Temporal Dynamics of Visual Short-Term Memories



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Using visual displays consisting of single items to be stored in visual short-term memory (VSTM), Jacob, Breitmeyer & Treviño (2013) demonstrated three stages of information processing in VSTM: iconic visible persistence, iconic informational persistence, and visual working memory. To investigate the effect of higher memory load on these proposed VSTM stages, several measures of VSTM scanning and visual search efficiency including VSTM capacity, VSTM scanning and visual search slopes, and stimulus comparison effects, were obtained in the first part of the study, using 1, 3, and 5 display items. Results again revealed three stages of VSTM processing, but with a second phase growing longer as memory load increased, suggesting a need for a longer VSTM encoding process in this phase, and VSTM maintenance in the third stage. The second part of the study investigated whether these three stages of information processing are due to task-dependent strategic effects. Separate groups of observers were run in stimulus priming and comparison tasks using (1) a short range of SOAs exploring the first two seconds and (2) a longer range of SOAs exploring the first four seconds of post-stimulus processing. Half the trials were blocked by SOA, and in the other half SOAs were tested in a randomly intermixed order. Priming and comparison effects in the short-range experiment demonstrated, as before, three stages of post-stimulus processing in VSTM, and comparison effects in the long-range experiment showed evidence for an additional fourth stage of VSTM processing. Furthermore, in the short-range experiment, higher priming effects occurred when trials were blocked by SOA. In contrast, the priming effect across SOAs in the long-range experiment and the comparison effect in both SOA ranges were not influenced by SOA-blocked or -intermixed trials. This is indicative that the initial three stages as well as the later stages of VSTM are not an artifact of the manner in which observers are tested. These findings and their implications are related to other paradigms and methods used to investigate post-stimulus processing.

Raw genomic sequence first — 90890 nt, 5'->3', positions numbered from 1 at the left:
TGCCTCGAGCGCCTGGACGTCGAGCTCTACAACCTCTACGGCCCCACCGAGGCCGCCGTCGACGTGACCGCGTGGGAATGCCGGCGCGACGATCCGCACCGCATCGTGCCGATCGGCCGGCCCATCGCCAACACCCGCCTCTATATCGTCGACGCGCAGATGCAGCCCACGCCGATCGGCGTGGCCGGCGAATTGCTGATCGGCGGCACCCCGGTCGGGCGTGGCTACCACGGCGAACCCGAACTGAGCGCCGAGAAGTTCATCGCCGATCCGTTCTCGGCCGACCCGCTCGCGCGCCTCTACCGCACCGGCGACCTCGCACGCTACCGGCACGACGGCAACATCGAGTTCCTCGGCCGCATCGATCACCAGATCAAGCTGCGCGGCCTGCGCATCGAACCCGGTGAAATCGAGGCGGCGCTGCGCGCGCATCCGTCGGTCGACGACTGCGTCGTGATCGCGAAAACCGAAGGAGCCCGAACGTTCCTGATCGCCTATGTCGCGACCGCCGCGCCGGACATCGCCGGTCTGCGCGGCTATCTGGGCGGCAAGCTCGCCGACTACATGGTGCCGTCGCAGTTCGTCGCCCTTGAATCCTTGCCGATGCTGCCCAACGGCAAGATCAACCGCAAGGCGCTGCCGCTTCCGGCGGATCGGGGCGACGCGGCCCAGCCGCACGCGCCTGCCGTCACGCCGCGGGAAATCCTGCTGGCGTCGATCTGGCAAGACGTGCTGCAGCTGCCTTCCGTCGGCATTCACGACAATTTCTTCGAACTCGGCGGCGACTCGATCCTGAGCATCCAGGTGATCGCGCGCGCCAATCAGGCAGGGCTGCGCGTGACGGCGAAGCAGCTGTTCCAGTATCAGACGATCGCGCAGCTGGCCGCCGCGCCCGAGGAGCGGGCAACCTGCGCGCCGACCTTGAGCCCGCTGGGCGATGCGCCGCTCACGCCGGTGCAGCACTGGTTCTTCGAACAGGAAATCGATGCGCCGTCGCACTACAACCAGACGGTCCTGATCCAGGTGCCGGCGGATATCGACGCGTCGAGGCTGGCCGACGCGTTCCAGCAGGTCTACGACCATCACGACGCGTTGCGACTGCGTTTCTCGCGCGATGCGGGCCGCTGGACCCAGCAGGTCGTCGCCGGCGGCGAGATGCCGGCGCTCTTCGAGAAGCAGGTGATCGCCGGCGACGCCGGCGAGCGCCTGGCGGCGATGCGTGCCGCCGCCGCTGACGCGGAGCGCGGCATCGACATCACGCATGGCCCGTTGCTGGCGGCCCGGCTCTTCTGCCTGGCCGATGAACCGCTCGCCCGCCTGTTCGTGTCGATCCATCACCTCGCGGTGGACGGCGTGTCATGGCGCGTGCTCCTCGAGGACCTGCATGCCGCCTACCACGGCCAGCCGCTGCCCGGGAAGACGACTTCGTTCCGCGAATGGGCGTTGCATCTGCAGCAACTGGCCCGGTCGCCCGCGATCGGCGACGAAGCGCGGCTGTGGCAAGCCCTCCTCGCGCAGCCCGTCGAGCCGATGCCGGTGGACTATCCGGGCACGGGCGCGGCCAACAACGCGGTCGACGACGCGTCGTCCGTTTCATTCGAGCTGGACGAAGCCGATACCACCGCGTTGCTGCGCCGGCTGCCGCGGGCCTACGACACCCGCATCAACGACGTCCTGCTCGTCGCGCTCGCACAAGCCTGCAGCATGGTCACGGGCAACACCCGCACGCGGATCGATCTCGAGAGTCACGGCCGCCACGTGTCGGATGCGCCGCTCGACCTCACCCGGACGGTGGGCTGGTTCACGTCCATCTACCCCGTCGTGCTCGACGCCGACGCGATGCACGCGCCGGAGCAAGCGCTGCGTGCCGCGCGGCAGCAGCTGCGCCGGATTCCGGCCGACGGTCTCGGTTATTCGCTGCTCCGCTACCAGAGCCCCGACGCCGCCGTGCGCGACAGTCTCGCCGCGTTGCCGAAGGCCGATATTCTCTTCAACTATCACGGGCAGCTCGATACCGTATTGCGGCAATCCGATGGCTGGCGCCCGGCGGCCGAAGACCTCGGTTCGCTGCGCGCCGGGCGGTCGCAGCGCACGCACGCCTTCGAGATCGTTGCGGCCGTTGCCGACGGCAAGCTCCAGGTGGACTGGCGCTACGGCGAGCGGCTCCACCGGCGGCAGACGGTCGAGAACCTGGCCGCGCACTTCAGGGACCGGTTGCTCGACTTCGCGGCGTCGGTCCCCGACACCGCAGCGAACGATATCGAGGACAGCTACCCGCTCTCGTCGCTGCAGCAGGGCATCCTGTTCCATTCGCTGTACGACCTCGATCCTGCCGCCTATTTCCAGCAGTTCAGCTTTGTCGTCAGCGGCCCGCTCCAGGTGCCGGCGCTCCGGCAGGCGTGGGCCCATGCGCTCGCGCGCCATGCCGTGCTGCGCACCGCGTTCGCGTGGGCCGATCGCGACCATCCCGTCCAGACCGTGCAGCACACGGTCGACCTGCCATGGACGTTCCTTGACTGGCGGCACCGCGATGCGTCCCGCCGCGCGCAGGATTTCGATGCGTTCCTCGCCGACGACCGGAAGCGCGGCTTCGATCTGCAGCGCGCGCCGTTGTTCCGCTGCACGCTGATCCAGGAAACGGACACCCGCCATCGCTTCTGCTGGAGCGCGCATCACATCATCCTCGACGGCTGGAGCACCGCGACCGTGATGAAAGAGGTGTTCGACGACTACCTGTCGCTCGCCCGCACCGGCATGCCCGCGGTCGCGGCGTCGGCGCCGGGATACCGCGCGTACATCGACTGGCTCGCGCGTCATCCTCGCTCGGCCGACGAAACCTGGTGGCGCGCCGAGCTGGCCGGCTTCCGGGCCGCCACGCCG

Visual shot-term memory, Visual working memory, Iconic memory, Visual memory scanning, Visual search, Priming